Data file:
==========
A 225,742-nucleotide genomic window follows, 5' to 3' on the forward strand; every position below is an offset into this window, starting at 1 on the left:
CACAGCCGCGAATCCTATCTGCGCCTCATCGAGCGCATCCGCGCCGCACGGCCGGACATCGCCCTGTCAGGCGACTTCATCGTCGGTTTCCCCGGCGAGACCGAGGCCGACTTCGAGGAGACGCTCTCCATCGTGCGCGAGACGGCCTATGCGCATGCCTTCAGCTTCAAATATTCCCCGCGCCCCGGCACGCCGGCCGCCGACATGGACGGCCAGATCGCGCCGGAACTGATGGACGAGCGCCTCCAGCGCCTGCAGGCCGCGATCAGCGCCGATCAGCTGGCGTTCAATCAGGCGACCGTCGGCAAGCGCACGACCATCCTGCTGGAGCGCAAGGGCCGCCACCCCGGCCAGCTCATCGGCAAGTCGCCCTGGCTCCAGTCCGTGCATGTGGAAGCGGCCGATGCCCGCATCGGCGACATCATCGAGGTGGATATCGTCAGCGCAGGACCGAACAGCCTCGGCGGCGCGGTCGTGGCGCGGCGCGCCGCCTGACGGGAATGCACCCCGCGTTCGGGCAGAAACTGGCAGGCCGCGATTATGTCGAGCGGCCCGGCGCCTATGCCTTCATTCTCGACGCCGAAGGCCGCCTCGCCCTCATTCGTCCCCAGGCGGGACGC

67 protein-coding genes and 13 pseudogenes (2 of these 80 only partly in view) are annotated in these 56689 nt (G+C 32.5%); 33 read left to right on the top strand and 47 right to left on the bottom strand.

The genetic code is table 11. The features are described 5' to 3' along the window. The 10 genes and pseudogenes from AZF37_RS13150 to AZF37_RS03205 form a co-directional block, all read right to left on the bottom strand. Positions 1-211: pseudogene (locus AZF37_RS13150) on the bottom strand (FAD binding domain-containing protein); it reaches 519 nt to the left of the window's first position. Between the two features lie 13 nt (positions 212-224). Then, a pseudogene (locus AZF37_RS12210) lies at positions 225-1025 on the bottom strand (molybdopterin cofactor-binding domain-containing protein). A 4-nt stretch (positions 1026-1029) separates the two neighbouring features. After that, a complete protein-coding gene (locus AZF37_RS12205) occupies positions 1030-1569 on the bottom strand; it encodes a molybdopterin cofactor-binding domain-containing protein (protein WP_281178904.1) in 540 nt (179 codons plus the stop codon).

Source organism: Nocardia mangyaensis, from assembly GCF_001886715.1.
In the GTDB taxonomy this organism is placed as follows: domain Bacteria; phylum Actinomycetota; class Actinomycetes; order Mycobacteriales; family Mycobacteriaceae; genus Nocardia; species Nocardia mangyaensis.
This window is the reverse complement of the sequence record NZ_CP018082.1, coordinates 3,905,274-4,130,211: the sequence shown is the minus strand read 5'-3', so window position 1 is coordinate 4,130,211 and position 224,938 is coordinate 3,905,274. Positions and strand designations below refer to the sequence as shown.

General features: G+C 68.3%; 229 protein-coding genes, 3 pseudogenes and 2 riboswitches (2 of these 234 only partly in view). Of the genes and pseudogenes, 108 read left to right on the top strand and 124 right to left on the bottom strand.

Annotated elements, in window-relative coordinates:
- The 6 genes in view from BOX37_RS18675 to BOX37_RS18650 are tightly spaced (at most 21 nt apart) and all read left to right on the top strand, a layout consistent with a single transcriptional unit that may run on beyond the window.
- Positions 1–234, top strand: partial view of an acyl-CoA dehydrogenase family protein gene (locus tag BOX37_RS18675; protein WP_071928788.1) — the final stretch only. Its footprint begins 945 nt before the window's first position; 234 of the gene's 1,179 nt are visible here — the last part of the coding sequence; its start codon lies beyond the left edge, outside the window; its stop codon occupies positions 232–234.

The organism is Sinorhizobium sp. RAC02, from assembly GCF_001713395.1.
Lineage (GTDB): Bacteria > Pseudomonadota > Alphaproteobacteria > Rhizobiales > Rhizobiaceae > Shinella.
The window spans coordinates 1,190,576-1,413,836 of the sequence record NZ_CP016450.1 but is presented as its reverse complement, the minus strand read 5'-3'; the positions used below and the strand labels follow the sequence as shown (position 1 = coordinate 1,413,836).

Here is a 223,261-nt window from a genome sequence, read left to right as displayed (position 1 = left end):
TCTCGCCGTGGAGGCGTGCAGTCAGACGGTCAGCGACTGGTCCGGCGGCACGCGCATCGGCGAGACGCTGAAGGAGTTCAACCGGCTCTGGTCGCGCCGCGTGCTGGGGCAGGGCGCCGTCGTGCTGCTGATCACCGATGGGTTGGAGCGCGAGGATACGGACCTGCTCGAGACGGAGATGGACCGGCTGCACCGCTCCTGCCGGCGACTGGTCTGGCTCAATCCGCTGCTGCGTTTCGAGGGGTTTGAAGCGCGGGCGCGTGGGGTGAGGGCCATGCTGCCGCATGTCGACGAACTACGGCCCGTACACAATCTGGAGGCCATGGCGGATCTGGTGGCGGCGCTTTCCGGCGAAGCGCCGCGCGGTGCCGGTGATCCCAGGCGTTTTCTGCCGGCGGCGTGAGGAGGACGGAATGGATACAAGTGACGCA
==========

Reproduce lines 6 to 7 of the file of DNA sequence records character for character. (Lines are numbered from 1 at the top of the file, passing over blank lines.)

In the GTDB taxonomy this organism is placed as follows: domain Bacteria; phylum Actinomycetota; class Actinomycetes; order Mycobacteriales; family Mycobacteriaceae; genus Nocardia; species Nocardia mangyaensis.
This window is the reverse complement of the sequence record NZ_CP018082.1, coordinates 3,905,274-4,130,211: the sequence shown is the minus strand read 5'-3', so window position 1 is coordinate 4,130,211 and position 224,938 is coordinate 3,905,274. Positions and strand designations below refer to the sequence as shown.